This delightful palitaw captivates a lot of people because of its distinctive taste and its plump consistency. These chewy dumplings can find especially in public markets and churchyards. Traditionally, It is mostly made of glutinous rice which is soaked in water overnight, then milled to make a dough which is also used in other native rice cakes such as bibingka, suman, espasol, sapin-sapin and puto.
This glutinous rice has a higher starch content which is better than its medium- or long-grain cousins. The dough is kneaded and divided into smaller pieces, letting them swim into the pot of boiling water until they float which means it is finally cooked. That’s why the name of this rice cake is originated from a Filipino word “litaw” meaning “to float”. The flat rice cakes are now ready to dive in a fresh grated coconut, brown sugar, and roasted sesame seeds, leaving a dazzling appearance of the rice cake and its original taste make you feel indulged.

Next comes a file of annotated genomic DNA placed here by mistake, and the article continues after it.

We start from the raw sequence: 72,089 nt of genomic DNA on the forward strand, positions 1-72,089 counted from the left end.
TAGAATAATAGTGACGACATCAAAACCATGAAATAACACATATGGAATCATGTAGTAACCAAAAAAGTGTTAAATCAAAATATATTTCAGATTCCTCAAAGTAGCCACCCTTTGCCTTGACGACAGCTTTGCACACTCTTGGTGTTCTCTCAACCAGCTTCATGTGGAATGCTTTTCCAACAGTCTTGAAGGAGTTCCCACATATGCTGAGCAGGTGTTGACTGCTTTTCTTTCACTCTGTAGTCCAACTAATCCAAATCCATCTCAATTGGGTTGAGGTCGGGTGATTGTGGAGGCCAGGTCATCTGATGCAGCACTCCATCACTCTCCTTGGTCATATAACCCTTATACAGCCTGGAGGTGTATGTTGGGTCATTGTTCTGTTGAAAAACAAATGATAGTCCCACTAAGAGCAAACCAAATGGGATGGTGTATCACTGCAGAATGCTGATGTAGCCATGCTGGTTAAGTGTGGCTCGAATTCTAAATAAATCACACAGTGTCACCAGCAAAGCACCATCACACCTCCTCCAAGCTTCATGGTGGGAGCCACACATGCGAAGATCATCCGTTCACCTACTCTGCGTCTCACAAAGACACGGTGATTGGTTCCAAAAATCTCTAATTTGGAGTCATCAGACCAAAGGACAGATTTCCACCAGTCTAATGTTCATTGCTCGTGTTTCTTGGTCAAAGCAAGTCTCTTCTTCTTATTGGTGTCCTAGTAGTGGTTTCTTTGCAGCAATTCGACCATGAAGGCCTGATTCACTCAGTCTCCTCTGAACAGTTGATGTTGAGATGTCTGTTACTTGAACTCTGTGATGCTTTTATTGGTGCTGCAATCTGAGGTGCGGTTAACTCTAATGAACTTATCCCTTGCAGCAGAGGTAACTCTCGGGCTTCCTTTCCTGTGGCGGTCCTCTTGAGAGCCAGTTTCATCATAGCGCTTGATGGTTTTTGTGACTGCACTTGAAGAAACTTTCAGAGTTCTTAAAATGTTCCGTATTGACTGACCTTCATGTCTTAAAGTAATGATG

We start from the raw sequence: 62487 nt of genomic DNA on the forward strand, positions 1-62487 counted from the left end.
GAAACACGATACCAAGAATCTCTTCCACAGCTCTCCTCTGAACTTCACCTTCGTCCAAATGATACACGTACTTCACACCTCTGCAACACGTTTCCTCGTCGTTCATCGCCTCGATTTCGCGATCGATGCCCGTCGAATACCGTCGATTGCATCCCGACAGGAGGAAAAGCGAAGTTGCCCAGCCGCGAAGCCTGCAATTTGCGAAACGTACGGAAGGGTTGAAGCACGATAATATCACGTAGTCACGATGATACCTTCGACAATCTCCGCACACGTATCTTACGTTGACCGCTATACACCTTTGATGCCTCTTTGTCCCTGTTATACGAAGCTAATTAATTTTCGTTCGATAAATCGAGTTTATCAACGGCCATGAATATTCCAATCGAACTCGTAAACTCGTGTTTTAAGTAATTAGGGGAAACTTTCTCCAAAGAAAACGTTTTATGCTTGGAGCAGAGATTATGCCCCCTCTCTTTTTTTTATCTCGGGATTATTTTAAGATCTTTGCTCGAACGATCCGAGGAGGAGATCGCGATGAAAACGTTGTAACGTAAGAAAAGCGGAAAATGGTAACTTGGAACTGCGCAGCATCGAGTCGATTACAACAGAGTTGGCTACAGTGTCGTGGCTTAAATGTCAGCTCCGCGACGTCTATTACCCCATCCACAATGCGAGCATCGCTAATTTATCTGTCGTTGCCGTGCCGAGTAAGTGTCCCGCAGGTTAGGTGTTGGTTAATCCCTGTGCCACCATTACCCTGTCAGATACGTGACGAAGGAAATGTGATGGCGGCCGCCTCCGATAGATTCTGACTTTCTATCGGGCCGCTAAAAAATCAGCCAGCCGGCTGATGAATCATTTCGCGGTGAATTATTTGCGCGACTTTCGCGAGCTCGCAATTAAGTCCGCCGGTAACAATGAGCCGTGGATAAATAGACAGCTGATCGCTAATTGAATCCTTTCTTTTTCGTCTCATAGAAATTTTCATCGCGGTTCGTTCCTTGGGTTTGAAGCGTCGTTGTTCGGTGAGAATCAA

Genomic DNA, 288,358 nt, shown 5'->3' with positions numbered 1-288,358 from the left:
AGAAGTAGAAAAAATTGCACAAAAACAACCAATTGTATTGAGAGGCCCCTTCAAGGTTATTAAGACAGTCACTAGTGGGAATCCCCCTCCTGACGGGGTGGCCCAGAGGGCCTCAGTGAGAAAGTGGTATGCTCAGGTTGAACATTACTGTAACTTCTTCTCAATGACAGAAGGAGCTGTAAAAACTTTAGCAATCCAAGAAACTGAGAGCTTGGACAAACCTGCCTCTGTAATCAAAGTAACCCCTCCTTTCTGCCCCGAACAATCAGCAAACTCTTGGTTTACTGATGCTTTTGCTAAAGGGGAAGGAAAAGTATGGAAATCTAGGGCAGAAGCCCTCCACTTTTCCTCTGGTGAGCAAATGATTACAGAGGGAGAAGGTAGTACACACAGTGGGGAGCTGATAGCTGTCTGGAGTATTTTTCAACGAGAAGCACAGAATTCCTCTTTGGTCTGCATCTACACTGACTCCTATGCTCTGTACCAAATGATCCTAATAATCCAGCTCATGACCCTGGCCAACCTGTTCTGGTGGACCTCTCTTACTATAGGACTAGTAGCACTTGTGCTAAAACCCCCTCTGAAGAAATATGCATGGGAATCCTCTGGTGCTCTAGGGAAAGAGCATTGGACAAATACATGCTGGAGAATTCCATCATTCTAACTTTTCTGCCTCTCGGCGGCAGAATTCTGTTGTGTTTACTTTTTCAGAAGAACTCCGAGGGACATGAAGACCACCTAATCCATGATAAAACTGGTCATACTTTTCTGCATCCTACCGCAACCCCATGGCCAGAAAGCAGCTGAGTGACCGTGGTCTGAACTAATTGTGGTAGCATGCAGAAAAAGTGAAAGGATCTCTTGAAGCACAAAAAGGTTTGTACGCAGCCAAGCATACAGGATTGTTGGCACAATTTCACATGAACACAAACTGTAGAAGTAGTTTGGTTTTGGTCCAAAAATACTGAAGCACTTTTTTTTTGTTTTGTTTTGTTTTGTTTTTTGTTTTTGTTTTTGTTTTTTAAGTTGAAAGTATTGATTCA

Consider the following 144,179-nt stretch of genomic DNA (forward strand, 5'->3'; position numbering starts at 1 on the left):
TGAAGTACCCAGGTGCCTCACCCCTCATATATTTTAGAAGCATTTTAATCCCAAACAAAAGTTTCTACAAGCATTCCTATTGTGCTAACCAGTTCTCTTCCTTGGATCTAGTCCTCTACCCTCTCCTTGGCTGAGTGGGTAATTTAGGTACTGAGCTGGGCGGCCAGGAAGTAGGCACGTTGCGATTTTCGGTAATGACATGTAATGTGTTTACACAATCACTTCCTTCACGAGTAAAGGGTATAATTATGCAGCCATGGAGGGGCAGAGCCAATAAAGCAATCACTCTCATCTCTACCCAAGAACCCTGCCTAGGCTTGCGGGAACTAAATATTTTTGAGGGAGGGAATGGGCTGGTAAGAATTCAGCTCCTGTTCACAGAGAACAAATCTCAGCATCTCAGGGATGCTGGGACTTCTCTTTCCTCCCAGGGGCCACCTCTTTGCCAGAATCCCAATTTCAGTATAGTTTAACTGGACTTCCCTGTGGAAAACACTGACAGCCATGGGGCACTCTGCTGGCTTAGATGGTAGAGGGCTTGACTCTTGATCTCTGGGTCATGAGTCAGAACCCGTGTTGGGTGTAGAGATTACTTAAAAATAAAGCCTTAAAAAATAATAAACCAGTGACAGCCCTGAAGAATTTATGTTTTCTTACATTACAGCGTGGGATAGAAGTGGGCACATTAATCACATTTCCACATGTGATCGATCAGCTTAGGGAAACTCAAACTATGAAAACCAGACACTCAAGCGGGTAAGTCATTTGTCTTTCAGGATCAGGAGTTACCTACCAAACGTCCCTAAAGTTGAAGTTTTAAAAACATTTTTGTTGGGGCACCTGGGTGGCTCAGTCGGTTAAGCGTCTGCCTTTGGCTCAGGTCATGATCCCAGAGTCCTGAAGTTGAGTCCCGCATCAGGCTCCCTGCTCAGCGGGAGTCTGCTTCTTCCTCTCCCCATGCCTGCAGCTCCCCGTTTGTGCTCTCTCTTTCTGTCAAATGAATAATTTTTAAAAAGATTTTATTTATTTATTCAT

When we were a fourth year student, we have an entrepreneur class and our challenge is to make a rice cake every group and sell it to other students. The more we sell, the more profit we can earn and the more score we can have. We decided to make palitaw, even though we don’t know yet how to cook or to prepare it. But because it’s pretty easy to make, we’ve made a large amount of palitaw and sold a lot of this product to our fellow students. Finally, we got the highest score in our class.
The palitaw is such an extremely enticing dessert yet affordable and simple to make. Spend the rest of your days eating palitaw with relish until the last bite that keeps you coming back for more.
I hope you like my recipe. I am open for any suggestions or comments from you. Thank you so much.